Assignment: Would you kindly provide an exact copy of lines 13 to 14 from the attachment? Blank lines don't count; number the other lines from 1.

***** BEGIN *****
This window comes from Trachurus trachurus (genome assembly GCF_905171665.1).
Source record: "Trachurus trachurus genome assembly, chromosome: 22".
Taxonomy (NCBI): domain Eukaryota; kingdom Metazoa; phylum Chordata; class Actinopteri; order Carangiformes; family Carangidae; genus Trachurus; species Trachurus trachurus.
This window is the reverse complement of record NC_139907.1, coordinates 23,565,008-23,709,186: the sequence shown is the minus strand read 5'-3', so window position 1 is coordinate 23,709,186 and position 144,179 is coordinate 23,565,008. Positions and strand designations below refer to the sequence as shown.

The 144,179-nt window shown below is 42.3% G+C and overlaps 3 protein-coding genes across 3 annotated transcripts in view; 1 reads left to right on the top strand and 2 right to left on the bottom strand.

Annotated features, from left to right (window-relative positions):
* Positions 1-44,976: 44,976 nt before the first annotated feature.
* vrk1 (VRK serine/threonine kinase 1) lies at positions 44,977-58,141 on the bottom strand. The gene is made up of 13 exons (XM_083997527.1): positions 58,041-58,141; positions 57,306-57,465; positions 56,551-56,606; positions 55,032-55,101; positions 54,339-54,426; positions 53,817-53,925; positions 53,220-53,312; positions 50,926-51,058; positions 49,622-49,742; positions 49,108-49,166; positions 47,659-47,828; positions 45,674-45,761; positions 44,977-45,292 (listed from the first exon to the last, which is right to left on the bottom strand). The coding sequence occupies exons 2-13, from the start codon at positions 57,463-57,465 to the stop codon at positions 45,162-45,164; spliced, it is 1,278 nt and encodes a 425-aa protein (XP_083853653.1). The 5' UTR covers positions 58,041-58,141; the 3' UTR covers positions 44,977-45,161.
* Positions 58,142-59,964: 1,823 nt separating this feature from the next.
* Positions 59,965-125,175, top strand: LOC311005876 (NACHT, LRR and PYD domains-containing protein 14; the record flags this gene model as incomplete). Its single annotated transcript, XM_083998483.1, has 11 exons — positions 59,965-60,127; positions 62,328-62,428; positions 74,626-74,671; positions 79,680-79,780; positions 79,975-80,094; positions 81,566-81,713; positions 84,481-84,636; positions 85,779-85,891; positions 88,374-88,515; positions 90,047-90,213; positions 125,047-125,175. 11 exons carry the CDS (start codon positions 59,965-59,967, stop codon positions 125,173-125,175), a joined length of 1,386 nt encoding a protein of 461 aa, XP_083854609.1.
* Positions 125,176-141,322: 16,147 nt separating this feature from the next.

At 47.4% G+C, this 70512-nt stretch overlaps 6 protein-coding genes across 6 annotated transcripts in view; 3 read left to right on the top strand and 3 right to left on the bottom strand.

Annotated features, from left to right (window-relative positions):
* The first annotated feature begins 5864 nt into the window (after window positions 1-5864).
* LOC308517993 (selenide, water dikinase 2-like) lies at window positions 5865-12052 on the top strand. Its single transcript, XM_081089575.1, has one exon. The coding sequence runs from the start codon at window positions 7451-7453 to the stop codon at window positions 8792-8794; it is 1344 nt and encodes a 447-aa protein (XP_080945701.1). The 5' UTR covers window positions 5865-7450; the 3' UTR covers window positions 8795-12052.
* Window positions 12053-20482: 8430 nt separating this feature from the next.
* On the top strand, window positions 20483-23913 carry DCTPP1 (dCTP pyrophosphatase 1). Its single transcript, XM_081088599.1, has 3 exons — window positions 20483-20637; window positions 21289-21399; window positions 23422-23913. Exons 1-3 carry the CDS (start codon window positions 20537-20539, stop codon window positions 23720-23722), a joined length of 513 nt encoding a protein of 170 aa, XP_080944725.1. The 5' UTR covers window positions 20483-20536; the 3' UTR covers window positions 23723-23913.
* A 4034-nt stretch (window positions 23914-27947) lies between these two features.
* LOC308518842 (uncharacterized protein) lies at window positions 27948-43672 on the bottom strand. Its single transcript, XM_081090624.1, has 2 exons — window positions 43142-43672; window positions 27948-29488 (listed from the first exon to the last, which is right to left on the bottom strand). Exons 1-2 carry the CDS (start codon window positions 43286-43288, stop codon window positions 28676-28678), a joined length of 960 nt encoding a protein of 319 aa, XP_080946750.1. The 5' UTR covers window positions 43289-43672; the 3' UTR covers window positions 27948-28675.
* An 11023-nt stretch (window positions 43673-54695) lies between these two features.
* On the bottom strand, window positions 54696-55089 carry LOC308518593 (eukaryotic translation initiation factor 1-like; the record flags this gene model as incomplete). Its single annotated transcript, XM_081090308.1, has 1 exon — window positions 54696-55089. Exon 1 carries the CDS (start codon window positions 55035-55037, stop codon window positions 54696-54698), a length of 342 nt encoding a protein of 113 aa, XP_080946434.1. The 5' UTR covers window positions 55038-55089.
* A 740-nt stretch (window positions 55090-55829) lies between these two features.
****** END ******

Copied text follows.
Annotated features, from left to right (window-relative positions):
* The first annotated feature begins 5864 nt into the window (after window positions 1-5864).